Polari, otherwise known as Palarie, Parlary, or Palare, is a vibrant constructed language which saw its formations during a time when there was huge stigma attached to being openly LGBTQ. Thought to have originated in the late 19th century, the language flourished largely among gay men and lesbians in Britain during the early 20th century as a way of forging friendships and communicating with other members of the community without fear of persecution. It largely flew under the radar, with much of its lexicon indiscernible to those who did not recognize it.
For the most part, Polari was considered an oral language, with no publication or written documentation to suggest its usage beyond day-to-day conversation. Polari was a necessary means of communication for those working in occupations where physically presenting as LGBTQ was especially frowned upon, such as medicine and law. The consequences for being found out ranged from societal ostracization, to medical castration. By virtue of this, the language would never have the opportunity for ‘standardization‘, meaning the implementation of one universally agreed grammar usage and lexicon. Rather, the core of Polari consisted of some commonly accepted vocabulary, eventually flaking off into fringe terminology due to regional variation, with no strict rules or guidance.
It was also used to cultivate romantic relationships and stimulate liberated social lives for members of the community. If one member of the community wanted to try and find out if the person they were speaking with was safe to “come out” to, they might drop a word or phrase in Polari into conversation and note if the other party picked up on it.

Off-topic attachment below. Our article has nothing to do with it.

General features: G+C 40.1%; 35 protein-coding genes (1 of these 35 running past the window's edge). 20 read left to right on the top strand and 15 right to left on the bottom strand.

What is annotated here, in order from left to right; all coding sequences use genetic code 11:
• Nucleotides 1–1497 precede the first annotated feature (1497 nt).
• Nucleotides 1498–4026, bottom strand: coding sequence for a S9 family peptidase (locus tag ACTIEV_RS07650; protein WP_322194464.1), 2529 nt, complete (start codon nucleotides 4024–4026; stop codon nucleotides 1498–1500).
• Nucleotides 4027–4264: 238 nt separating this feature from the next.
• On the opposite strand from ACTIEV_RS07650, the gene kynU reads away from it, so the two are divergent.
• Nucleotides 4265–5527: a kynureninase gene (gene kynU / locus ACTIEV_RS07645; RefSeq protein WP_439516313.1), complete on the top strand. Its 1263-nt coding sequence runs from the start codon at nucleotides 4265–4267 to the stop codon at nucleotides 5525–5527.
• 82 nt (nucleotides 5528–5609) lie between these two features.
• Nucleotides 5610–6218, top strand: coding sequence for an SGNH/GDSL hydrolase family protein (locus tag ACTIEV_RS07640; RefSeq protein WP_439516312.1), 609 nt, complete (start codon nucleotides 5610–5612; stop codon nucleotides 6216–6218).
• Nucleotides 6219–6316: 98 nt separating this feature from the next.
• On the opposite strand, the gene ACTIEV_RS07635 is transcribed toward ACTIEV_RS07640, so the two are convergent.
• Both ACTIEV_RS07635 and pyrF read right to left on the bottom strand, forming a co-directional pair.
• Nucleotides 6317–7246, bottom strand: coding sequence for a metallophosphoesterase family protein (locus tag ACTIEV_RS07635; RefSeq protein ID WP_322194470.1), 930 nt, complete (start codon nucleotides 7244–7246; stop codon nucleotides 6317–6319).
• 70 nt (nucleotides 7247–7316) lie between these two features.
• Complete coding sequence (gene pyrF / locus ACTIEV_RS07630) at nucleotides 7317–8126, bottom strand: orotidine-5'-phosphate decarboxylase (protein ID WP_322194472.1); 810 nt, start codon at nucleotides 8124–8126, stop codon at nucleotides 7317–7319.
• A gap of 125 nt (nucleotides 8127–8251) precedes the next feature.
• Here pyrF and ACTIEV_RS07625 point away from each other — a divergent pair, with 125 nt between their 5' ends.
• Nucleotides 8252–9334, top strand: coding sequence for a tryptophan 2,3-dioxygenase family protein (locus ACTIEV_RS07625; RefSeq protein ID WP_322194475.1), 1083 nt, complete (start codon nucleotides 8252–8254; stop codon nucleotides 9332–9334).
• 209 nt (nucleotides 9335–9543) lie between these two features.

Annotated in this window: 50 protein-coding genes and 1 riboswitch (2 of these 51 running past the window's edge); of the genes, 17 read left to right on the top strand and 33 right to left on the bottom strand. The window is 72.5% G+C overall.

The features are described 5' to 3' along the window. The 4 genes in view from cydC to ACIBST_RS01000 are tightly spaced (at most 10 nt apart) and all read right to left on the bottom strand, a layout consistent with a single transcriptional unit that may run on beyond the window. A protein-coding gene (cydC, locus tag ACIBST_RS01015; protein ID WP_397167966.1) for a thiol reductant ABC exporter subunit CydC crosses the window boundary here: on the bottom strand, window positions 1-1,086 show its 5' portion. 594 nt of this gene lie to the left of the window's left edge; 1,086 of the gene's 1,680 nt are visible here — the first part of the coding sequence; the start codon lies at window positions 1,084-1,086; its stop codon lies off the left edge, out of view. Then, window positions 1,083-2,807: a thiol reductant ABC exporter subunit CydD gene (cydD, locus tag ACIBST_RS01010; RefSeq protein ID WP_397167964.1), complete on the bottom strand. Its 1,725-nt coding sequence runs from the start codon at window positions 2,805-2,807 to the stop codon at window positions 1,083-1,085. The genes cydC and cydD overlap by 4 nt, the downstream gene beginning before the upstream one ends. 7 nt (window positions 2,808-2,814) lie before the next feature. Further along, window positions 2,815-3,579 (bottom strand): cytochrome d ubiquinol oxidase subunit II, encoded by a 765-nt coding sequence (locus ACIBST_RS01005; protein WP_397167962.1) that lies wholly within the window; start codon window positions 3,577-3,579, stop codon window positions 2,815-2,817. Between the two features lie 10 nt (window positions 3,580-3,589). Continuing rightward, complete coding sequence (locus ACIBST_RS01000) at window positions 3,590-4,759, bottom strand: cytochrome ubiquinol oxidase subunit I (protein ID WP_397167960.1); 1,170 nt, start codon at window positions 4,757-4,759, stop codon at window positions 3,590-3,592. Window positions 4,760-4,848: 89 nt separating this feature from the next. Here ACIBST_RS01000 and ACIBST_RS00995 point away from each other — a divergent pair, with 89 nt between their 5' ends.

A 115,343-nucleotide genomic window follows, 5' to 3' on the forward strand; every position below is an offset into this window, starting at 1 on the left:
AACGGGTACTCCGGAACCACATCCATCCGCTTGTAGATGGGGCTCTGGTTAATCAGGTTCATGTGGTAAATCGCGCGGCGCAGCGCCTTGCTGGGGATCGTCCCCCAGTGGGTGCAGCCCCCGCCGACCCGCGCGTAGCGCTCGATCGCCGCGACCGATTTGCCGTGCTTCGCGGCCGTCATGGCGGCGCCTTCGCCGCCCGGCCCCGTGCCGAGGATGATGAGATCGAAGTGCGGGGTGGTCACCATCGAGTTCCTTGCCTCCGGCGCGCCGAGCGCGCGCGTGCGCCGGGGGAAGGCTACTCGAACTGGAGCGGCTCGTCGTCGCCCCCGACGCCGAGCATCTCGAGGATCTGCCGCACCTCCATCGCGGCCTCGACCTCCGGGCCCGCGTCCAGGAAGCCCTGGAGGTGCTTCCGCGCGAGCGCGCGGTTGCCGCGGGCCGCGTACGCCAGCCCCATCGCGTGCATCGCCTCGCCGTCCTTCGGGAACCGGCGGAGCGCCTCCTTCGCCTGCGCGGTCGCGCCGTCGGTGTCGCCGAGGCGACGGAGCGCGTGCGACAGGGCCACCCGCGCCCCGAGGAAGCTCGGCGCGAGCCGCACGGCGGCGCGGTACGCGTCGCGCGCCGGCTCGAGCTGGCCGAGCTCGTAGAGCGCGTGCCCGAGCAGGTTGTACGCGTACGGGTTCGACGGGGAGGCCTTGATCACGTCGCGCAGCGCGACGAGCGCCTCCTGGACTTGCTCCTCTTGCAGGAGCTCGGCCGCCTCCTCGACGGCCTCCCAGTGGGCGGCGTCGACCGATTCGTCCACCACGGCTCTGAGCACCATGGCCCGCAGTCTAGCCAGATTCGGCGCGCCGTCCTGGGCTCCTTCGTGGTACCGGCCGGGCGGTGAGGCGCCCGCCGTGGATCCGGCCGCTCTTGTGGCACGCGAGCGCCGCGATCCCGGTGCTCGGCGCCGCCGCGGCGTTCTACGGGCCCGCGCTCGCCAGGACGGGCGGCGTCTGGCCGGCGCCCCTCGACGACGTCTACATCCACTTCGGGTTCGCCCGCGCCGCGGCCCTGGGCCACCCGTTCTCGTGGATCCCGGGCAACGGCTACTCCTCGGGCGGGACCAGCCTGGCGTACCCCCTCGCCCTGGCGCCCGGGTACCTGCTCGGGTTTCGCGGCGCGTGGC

the legacy of Polari has traces in the lexicon of the Anglophone world. For example, the term ‘Butch’ is still commonly used to describe masculinity, while ‘Camp’ alludes to someone of an effeminate nature.
Speakers would greet one another with specific phrases in public, using Polari as a medium for inter-community discussion or conversations pertaining to intimacies of their personal lives, such as relationships. Younger LGBTQ people could even be ‘integrated’ better into the community by ‘translating’ their birth-name into a Polari variation, e.g. Nathan would become Nanette.
It is estimated that there were tens of thousands of Polari speakers during its peak. Its decline came about for several reasons, the primary being the eventual decriminalization of homosexuality in the 1960s. As younger generations began to grow up in movements such as Pride and Gay Liberation, the idea of feeling anonymous and using a secret language had also become far too oppressive and out of touch with modern day LGBTQ values.
There are few speakers still alive to this day, but the legacy of Polari has traces in the lexicon of the Anglophone world. For example, the term ‘Butch’ is still commonly used to describe masculinity, while ‘Camp’ alludes to someone of an effeminate nature.
Polari is currently held in high esteem for its historical significance in safeguarding the LGBTQ community pre-1960. While now seen as a relic of more oppressive times, it serves as a tangible example of how language is fundamental in cultivating a true sense of community, and how it served as verbal protection against persecution.